Last month, we broke the news that the United States Department of Transportation updated its guidelines to officially permit miniature horses on commercial flights as service animals. The reaction at the time was strong, to say the least. But it doesn't compare to the internet imbroglio that erupted after the first miniature horse to take advantage of the new policy recently took flight.
If contemporaneous social media accounts are to be believed, passengers on an Aug. 30 American Airlines flight from Chicago, Illinois to Omaha, Nebraska were mostly amused by the sight of Abrea Hensley and her miniature horse Flirty at the check-in desk and aboard the plane. Flirty is a legitimate psychiatric service animal who helps Hensley ward off physically crippling anxiety attacks, not a dubious "emotional support animal." She's also got her own Twitter and Instagram accounts, if you're into that sort of thing.
It's worth noting American Airlines had approved miniature horses in the cabin prior to the DoT policy update—the animals are officially recognized by the ADA—but Flirty's brief flight is a good test of this new world. So how'd it go? Pretty good, apparently. In her social media posts, Abrea explained that Flirty was calm and quiet during the flight, even napping for a brief period. She booked bulkhead-row seats, though with only a curtain between her and the last row of business class on the smaller regional jet, she admitted the horse struggled to keep her balance on takeoff and landing and bumped into the seatback several times.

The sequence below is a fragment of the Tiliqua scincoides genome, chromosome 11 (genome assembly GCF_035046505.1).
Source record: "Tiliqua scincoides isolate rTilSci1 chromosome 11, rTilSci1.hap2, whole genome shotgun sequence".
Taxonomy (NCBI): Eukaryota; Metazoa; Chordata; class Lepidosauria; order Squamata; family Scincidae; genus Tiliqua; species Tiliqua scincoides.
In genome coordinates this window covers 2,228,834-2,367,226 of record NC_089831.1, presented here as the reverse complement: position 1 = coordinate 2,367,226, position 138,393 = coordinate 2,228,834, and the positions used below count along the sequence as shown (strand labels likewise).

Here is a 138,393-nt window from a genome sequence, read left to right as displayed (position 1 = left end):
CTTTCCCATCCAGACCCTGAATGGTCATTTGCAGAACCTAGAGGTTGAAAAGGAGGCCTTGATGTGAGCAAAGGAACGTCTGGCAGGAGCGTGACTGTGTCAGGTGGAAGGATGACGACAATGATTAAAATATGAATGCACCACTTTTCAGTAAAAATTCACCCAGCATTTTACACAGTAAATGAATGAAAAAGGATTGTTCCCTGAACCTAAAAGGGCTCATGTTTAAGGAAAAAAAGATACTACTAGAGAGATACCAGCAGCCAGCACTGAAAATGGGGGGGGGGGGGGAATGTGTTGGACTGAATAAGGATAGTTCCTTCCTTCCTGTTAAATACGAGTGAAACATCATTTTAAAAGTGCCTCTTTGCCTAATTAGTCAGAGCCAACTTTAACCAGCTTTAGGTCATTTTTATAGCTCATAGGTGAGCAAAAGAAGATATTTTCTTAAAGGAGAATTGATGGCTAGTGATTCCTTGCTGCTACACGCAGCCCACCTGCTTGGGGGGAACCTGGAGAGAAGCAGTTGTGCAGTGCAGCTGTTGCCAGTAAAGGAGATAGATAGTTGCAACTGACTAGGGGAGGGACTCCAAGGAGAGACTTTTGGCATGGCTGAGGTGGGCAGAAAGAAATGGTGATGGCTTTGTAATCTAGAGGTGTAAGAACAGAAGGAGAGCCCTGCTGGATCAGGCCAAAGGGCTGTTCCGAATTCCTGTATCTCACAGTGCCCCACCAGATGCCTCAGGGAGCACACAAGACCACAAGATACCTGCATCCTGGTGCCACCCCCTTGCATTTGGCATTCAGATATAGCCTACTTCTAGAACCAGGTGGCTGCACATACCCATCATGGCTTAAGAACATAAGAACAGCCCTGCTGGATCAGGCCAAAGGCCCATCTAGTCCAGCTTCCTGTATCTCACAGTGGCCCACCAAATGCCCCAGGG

Still, fellow passengers were more curious about the unusual sight more than anything else, and the American Airlines crew was impressed enough with Flirty's behavior that they asked to take a group photo. Reflecting on the voyage, Hensley decided that while air travel is workable, it's just a little too much stress on Flirty, and it's too hard to avoid inconveniencing others. She wrote that she'd continue to travel long distances by car unless it's an emergency.
All's well, right? Wrong. Unfortunately for Hensley and Flirty, the miniature horse policy update came at a time when controversies over emotional support animals on planes are fresh in the public mind. Passengers have conflated "support" animals with service animals to bring increasingly outlandish pets ranging from snakes to hamsters to spiders onto flights, with one traveler even being denied the chance to bring a peacock aboard.
An unfortunate side effect is that there's a lot of misplaced mistrust being directed at people like Hensley with trained, certified service animals like Flirty, who thanks to rigorous training is no more likely to inconvenience other travelers than an equally sized seeing-eye dog. Since her story became news last week, her Twitter feed has been inundated with people complaining about what they see as someone pushing the rules to the breaking point.
"People who need "emotional support" animals shouldn't be flying. I feel sorry for your poor horse and that person in first class whose flight you ruined," one person wrote. "It's the height of selfishness," another chimed in. "What a joke this sh*t has become with service animals," another ranted.
The overall wisdom of bringing a miniature horse on a plane can be debated. One legitimate question that was raised in our initial coverage (and not answered here) is what would happen to the unrestrained animal during severe turbulence. But Hensley's actions are 100 percent legal here—and according to American Airlines policy, they would have been legal even before the DoT announcement—so discourse shouldn't involve lobbing rude tweets at a woman with a disability.